Each site also has its own microclimate.  Sometimes they can be quite pronounced even from one neighbor’s property to the others.  For example, spring arrives earlier on sloped sites facing south.  Because of the solar radiation and optimal sun angle, they will be warmer, and snow will melt faster. In the summer these sites will be cooler than flat sites when the sun is directly overhead.  Thus the more exposed and closer to 90 degrees a site is to the sun, the warmer it will be.

Trees are also a big factor.  Trees blocking the sun will help keep homes cooler.  Fir trees will provide this year round, while deciduous trees will block heat in the summer, but without the shade of its leaves will warm the house in the winter.  Trees can also provide wind breaks from cold winter winds. I’ll describe wind affects in more detail in a later post.  Trees may obviously be planted, but might take some time to grow to become efficient.

Similar to cities next to large bodies of water, a house next to a pond or pool can also moderate the temperatures.  The same can be said for soil type.  Softer soil with more air pockets freezes more often, whereas hard soil can moderate the surrounding air temperatures similar to concrete.

Sun Orientation – The Angle of The Building


All things being equal, houses facing south are optimal for facades with more windows.  With large overhangs these will be cooler in the summer and warmer in the winter.  Those facing a little more to the southeast are more efficient than facing southwest, as more solar radiation is gained in the morning, versus the warmer afternoons.  Homes in all climates are more efficient when elongated along the east/west axis than those on the north/south axis.  In cold climates, the less elongated the better.  If a home is lived in only a part of the year, note that southern exposures are more important in the winter than in the summer.  It’s also typically more efficient to place living areas facing south, with the bedrooms facing north.  However, it seems like views and other factors tend to be more important to most owners.

Sketch of optimal building orientation to sun

Optimal house orientation to the sun

Another thing to note when buying a property – make sure that there is no danger of homes or other buildings, now or in the future, that will block your views of the sun.  You might want to check (or have your architect check) into the zoning regulations on adjacent lots.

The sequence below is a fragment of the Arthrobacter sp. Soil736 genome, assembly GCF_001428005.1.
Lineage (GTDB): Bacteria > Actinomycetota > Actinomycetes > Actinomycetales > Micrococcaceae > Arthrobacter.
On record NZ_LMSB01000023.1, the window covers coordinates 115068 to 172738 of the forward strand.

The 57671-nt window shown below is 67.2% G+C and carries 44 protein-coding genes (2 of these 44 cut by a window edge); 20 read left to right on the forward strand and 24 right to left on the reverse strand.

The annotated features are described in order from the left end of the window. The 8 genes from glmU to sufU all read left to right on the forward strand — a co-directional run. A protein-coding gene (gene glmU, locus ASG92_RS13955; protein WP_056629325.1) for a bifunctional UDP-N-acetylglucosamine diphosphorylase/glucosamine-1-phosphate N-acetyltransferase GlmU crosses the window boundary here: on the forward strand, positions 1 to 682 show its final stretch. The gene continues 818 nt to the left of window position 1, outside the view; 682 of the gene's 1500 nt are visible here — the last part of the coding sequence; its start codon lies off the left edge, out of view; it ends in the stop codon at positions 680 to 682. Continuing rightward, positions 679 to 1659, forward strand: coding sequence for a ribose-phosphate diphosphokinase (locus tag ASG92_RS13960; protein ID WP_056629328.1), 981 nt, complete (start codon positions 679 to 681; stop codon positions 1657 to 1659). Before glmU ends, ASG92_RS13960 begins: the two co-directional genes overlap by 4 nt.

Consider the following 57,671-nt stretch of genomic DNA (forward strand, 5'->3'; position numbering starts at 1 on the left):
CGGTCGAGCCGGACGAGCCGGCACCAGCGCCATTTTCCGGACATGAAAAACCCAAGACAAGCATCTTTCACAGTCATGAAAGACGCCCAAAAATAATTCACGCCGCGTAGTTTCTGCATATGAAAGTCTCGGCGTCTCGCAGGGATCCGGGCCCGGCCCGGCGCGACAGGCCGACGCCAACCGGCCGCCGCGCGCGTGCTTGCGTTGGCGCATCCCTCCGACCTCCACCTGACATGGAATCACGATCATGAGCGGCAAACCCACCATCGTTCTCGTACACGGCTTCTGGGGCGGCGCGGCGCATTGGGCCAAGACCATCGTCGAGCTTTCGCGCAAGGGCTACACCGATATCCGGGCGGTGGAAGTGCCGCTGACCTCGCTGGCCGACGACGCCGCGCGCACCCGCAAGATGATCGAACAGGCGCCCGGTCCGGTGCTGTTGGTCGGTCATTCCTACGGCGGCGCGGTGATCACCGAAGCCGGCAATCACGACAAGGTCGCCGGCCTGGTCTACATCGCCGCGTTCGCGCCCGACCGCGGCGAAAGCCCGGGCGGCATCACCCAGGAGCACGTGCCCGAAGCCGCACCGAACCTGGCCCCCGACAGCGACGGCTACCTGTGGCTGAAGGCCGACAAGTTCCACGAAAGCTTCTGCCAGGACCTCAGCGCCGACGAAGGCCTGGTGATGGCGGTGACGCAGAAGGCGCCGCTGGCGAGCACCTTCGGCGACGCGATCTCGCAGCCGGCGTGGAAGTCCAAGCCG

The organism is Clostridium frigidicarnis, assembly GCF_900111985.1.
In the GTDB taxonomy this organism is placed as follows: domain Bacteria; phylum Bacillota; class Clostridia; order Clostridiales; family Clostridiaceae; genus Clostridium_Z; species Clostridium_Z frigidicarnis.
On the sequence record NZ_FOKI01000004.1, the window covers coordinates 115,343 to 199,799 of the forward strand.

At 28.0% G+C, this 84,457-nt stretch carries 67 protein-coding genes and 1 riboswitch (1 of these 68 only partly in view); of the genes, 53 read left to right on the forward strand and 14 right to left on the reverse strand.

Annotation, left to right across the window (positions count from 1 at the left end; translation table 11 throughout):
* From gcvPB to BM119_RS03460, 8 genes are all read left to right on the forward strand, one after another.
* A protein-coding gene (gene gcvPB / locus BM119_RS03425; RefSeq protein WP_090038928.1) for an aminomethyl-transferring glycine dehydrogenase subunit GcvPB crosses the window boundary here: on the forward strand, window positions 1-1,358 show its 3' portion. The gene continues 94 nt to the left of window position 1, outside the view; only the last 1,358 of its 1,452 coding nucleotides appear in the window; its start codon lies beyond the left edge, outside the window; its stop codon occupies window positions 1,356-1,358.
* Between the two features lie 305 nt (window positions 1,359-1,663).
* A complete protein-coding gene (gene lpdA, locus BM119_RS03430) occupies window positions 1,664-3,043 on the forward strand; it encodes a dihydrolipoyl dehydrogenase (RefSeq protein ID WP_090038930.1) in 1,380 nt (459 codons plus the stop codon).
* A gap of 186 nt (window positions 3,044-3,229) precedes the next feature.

Architectural Means


As I mentioned, larger roof overhangs will let in more winter sun and less in summer.  Trellises are also helpful, and have the same effect when designed correctly.  The most natural way is to plant, or nestle up to some existing deciduous trees.  The trees in the winter are bare and let in lots of sun, while in the summer they’ll block the sun’s rays.  Blinds inside the house help as well, but aren’t quite as effective as those elements located on the exterior.

Recently we designed a home on lakefront property.  The owner wanted a big glass wall with a gable roof facing the lake, where the best views were.  This would help in the winter, but in the summer had the potential to rack up some enormous air-conditioning bills.  We made the gable overhang a little larger than normal, added a trellis, and also specified some performance glazing.  In this case, Cardinal LoE-366 glass was used.  This has a slight tint to it, rejects more solar heat and provides more insulation than typical window glazing.  See photo below of the home in construction.

Architectural means to control the sun

Lake home facing south with performance glazing

See our post relating to energy efficiency for further information on harnessing the sun’s energy. also has a good article relating to the topic of passive solar home design.




Another positive impact of the sun is providing natural daylight into the home.  This not only can create a mental uplift (unless you enjoy living in dungeons), but also saves on your energy use.  We designed a home on a property that faced north of a mountain, with the best views facing north over a lake.  This home has great views facing north, but little privacy (a road) and sun exposure.  We added as many windows as we could on the south side, while keeping them high for privacy.  We also added a cupola with windows, which along with the others, provided plenty of natural light, while reducing direct glare.  The owner has given us permission to show her house in the past.  One or two potential clients have asked me on our way out why I didn’t turn off the lights, to which I replied, “I didn’t turn any on”.

Other ways to increase daylighting include:

  • Reflect or filter light as it enters the space to more evenly distribute the light.
  • Slope ceilings to bring more light into a space.
  • A building that is more spread out will allow for more windows.

See also Architecture for Specific Sites 1: Personalities and Views and Architecture for Specific Sites 2: Restrictions.  I hope to continue on with other site selection aspects in future posts.

John Hendricks, Architect AIA

Hendricks Architecture has designed homes throughout North America of varying styles.  We do our best to design beautiful and practical homes, while at the same time educating our clients on the benefits of good site selection and energy efficiency.